The Office of the Associate Administrator for NASA's Science Mission Directorate (SMD) is responsible for directing and overseeing the nation’s space research program in Earth and space science. The Directorate engages the external and internal science community to define and prioritize science questions and seeks to expand the frontiers of four broad scientific pursuits: Earth Science, Planetary Science, Heliophysics, and Astrophysics.
Through a variety of robotic observatory and explorer craft, and through sponsored research, the Directorate provides virtual human access to the farthest reaches of space and time, as well as practical information about changes on our home planet.
Geoffrey L. Yoder is the acting Associate Administrator for the Science Mission Directorate. Prior to this he was the Deputy Associate Administrator for SMD. In his career, he has previously held leadership responsibilities for the James Webb Space Telescope, as program director at the agency's headquarters in Washington. Prior to that assignment, Yoder served as the director of the Office of Evaluation at NASA Headquarters, responsible for assessing NASA programs, projects and institutions for cost effectiveness, quality, and performance in achieving strategic objectives, including ensuring alignment with national goals and the agency's vision and mission.
Dr. Jeffrey Newmark is the Deputy Associate Administrator for Research within NASA’s Science Mission Directorate. Principal responsibilities encompass: ensuring scientific quality and integrity of research processes, including oversight of SMD scientific competition processes for research awards and flight programs; representing SMD research goals, policies and programs inside and outside NASA; overseeing SMD’s relationship with the National Research Council; managing Directorate-level coordination of suborbital-class flight programs, SMD education and communications efforts, and overseeing and ensuring the integration of technology efforts within SMD projects.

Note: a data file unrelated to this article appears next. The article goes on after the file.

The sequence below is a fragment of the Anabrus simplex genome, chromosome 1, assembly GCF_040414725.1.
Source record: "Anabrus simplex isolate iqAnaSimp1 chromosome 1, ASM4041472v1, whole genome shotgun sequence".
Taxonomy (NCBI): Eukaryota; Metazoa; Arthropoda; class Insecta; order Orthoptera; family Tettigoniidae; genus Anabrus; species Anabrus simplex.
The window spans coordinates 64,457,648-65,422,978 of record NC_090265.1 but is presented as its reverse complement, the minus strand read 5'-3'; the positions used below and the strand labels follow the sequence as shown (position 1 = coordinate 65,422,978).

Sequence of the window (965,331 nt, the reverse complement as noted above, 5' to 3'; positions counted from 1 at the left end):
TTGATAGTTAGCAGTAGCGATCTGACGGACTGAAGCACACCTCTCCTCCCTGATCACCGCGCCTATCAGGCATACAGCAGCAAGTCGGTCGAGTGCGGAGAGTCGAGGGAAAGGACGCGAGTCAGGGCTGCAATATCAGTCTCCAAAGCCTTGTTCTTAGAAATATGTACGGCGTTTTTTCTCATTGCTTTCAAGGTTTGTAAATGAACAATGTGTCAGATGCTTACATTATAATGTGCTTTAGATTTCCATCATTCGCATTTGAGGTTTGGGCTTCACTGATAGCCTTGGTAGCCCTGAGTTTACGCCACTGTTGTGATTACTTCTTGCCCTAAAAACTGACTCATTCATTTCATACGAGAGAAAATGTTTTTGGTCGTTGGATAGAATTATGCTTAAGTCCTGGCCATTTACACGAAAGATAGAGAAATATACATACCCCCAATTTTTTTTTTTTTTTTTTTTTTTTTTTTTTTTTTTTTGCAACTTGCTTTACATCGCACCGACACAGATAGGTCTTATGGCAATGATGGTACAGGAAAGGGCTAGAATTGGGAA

Gregory L. Robinson is the Deputy Associate Administrator for Programs in the NASA Science Mission Directorate (SMD). He is responsible for assessing NASA programs, projects and institutions for technical and cost effectiveness, quality, and performance. He also coordinates program and project content with the other NASA Mission Directorates, and federal agencies in which SMD has partnerships. SMD has a portfolio of 97 missions in formulation, development, and operations.
Roy A. Maizel is the Deputy Associate Administrator for Management, responsible for the formulation and execution of the Directorate’s $5+ billion budget, as well as the guidance and oversight of all strategic planning and policy development activities. He is also responsible for the provision of administrative support to the Directorate's approximately 200-person Headquarters organization.
Dr. Eric Smith is the James Webb Space Telescope Deputy Program Director at NASA Headquarters, Washington, D.C. He works with the Webb Project during the observatory’s development to keep NASA Headquarters management and external partners, both international and intergovernmental, apprised of how the developing hardware measures up against costs, schedules, and science requirements.